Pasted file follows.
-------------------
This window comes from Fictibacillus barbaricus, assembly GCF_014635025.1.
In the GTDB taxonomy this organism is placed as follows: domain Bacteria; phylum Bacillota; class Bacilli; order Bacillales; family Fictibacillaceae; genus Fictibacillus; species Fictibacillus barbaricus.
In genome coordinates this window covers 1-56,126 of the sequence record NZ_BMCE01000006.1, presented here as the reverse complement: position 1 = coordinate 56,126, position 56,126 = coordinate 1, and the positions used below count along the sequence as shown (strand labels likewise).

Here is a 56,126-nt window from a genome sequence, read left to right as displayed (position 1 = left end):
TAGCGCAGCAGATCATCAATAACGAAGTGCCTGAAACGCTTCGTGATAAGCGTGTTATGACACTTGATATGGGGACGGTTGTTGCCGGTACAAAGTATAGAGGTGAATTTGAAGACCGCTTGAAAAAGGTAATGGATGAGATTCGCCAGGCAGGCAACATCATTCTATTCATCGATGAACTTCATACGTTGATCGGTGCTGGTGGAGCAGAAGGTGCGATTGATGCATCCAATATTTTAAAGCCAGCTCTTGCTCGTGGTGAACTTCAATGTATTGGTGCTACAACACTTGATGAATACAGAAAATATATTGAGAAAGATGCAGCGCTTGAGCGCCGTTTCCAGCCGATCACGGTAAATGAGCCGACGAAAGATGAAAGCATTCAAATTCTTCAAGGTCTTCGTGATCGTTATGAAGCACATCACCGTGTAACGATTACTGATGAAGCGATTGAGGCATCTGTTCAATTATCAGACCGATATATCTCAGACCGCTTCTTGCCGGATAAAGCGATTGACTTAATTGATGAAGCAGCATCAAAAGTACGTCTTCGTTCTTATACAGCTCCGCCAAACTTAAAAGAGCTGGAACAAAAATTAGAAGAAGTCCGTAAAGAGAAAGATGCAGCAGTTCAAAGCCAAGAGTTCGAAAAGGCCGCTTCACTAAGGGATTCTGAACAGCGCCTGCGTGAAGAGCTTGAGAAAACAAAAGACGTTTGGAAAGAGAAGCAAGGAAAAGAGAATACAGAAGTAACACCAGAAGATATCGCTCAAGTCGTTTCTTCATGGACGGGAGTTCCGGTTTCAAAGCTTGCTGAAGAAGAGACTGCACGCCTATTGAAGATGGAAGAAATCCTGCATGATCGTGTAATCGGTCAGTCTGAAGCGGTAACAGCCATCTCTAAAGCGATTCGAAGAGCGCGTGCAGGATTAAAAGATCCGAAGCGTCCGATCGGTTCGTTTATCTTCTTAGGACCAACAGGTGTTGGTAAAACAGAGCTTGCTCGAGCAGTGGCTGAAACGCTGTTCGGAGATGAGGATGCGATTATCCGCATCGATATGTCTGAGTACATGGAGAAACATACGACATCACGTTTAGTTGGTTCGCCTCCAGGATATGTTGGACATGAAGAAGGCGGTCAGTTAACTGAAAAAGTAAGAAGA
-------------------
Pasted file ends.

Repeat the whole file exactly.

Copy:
This window comes from Fictibacillus barbaricus, assembly GCF_014635025.1.
In the GTDB taxonomy this organism is placed as follows: domain Bacteria; phylum Bacillota; class Bacilli; order Bacillales; family Fictibacillaceae; genus Fictibacillus; species Fictibacillus barbaricus.
In genome coordinates this window covers 1-56,126 of the sequence record NZ_BMCE01000006.1, presented here as the reverse complement: position 1 = coordinate 56,126, position 56,126 = coordinate 1, and the positions used below count along the sequence as shown (strand labels likewise).

Here is a 56,126-nt window from a genome sequence, read left to right as displayed (position 1 = left end):
TAGCGCAGCAGATCATCAATAACGAAGTGCCTGAAACGCTTCGTGATAAGCGTGTTATGACACTTGATATGGGGACGGTTGTTGCCGGTACAAAGTATAGAGGTGAATTTGAAGACCGCTTGAAAAAGGTAATGGATGAGATTCGCCAGGCAGGCAACATCATTCTATTCATCGATGAACTTCATACGTTGATCGGTGCTGGTGGAGCAGAAGGTGCGATTGATGCATCCAATATTTTAAAGCCAGCTCTTGCTCGTGGTGAACTTCAATGTATTGGTGCTACAACACTTGATGAATACAGAAAATATATTGAGAAAGATGCAGCGCTTGAGCGCCGTTTCCAGCCGATCACGGTAAATGAGCCGACGAAAGATGAAAGCATTCAAATTCTTCAAGGTCTTCGTGATCGTTATGAAGCACATCACCGTGTAACGATTACTGATGAAGCGATTGAGGCATCTGTTCAATTATCAGACCGATATATCTCAGACCGCTTCTTGCCGGATAAAGCGATTGACTTAATTGATGAAGCAGCATCAAAAGTACGTCTTCGTTCTTATACAGCTCCGCCAAACTTAAAAGAGCTGGAACAAAAATTAGAAGAAGTCCGTAAAGAGAAAGATGCAGCAGTTCAAAGCCAAGAGTTCGAAAAGGCCGCTTCACTAAGGGATTCTGAACAGCGCCTGCGTGAAGAGCTTGAGAAAACAAAAGACGTTTGGAAAGAGAAGCAAGGAAAAGAGAATACAGAAGTAACACCAGAAGATATCGCTCAAGTCGTTTCTTCATGGACGGGAGTTCCGGTTTCAAAGCTTGCTGAAGAAGAGACTGCACGCCTATTGAAGATGGAAGAAATCCTGCATGATCGTGTAATCGGTCAGTCTGAAGCGGTAACAGCCATCTCTAAAGCGATTCGAAGAGCGCGTGCAGGATTAAAAGATCCGAAGCGTCCGATCGGTTCGTTTATCTTCTTAGGACCAACAGGTGTTGGTAAAACAGAGCTTGCTCGAGCAGTGGCTGAAACGCTGTTCGGAGATGAGGATGCGATTATCCGCATCGATATGTCTGAGTACATGGAGAAACATACGACATCACGTTTAGTTGGTTCGCCTCCAGGATATGTTGGACATGAAGAAGGCGGTCAGTTAACTGAAAAAGTAAGAAGA